2. Avatar
    Dan says:

    You’re right, they’re totally not the same.
    I’m a long time MWOD-er and part time yog-er.

    Yoga is still awesome for stuff that mobility doesn’t cover.

    I’d be really interested in hearing a breakdown of ‘leopard-friendly’ yoga so that I can still practice it while mitigating the down side.

    Any chance of seeing an ‘upgraded yoga’ from Kstarr?

  3. Avatar
    Adarsh says:

    Respectfully….Not once is stretching mentioned in any classic teaching of yoga. By definition, yoga is mental stability. Even in terms of yoga as movement, practitioners are much more focused on regulating the internal pressure through the inhale, pause, exhale, pause. Similar to pnf, right?👊

  4. Avatar
    Meggin Schiffner says:

    Mobility has changed my life, my tissues, and my ability. Its impact has had more effect on my than traditional yoga and pose holding. As a woman who has overcome some chronic health conditions, I love that I can find MY square one without costing me more energy than I have had. My favorite thing is to noodle around and to see tangible change. The breath, the listening to my body, learning how to sit in some discomfort while practicing some resistance stretch. I have learned to listen and respond. I have gotten stronger and when I am finished I don’t feel adrenal but rather calm and regulated at a nervous system level! I stinking LOVE you guys and folks like Katie Bowman and Mov Nat. You have given my life back to me. I have my kids noodling through injuries and before and after working out…Learning to council your mind and body is invaluable!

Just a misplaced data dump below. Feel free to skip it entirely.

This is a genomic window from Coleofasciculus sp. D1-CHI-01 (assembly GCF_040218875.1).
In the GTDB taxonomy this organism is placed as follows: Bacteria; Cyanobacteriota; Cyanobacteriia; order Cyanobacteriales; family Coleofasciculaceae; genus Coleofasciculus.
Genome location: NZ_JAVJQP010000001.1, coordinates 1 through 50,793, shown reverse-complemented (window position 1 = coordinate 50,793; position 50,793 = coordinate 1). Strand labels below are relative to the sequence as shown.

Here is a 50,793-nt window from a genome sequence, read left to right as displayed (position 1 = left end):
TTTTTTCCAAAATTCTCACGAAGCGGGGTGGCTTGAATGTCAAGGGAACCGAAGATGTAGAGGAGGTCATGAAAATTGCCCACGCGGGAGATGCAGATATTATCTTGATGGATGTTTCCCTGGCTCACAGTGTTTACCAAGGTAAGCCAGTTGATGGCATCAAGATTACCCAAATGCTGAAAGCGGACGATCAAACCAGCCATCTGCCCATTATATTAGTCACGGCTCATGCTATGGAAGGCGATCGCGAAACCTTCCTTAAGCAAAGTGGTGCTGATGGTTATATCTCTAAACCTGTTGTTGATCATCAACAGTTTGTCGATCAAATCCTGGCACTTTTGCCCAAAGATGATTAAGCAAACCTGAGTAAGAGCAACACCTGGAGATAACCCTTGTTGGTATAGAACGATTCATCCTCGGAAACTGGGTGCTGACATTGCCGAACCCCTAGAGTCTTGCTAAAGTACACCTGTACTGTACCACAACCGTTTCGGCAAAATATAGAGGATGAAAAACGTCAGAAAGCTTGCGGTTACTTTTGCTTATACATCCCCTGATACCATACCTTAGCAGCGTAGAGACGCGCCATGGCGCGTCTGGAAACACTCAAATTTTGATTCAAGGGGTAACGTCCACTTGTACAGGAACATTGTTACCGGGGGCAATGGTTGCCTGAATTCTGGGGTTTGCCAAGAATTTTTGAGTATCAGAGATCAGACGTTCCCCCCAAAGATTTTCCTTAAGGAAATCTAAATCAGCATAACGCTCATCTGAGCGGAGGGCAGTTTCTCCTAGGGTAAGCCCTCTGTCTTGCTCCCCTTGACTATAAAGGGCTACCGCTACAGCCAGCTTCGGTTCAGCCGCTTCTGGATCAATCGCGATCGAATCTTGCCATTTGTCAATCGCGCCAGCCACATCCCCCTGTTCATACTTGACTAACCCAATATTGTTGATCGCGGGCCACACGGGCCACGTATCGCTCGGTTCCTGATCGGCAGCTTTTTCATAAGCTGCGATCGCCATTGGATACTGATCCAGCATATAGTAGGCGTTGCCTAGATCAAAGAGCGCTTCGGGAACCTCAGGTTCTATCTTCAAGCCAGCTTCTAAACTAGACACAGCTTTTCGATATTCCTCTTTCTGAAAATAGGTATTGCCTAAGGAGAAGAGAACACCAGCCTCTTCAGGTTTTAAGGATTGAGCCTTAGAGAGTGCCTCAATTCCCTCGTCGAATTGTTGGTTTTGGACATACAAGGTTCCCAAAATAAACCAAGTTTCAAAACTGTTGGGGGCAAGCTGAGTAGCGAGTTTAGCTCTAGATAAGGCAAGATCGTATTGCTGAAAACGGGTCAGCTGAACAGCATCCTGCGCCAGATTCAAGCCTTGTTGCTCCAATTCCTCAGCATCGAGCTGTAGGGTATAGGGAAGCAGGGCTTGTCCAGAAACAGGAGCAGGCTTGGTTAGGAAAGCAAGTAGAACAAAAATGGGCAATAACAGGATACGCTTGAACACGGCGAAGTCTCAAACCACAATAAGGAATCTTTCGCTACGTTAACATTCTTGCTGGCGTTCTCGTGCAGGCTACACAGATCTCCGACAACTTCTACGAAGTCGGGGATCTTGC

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  7. Avatar
    Smody says:

    I’m a daily user of TRS and a trained yoga instructor.

    TRS techniques have been remarkably effective for me and a fantastic complement to my lifting and yoga routine. The research strongly backs the benefits of PNF, myofascial release, and other modalities employed by TRS.

    With that said, I take issue with several aspects of this article:
    – passive stretching causes problems not because it’s “bad” but because people take an imbalanced approach to do *too much* of it, developing passive mobility in substantial excess of their active mobility. The research shows that PNF + passive stretching is more effective in improving ROM than just PNF.
    – There is not a more injury-prone athletic activity on earth than Crossfit, and Starrett ignores the contradiction in picking on yoga while promoting and profiting from crossfit. Every aspect of crossfit seems designed to drive injury. Complex olympic lifts that require perfect form but large classes with little individual attention. Time pressure and high rep counts that drive exhaustion and compromised form. A limitless number of exercises that lead athletes to perfect very little – but know enough to be dangerous at a lot.
    – yoga isn’t just passive stretching. Much of yoga is also about mindfulness and mind-body benefits.

    This article strikes a defensive tone, in part because Starrett (rightfully) likely feels frustrated that a program like ROMWOD succeeds with so little original content and an imbalanced approach. But ROMWOD (or long-hold passive stretching) isn’t all that yoga is. I’ll take the best of what all modalities and sources have to offer – including subscribing to TRS while avoiding crossfit like the plague.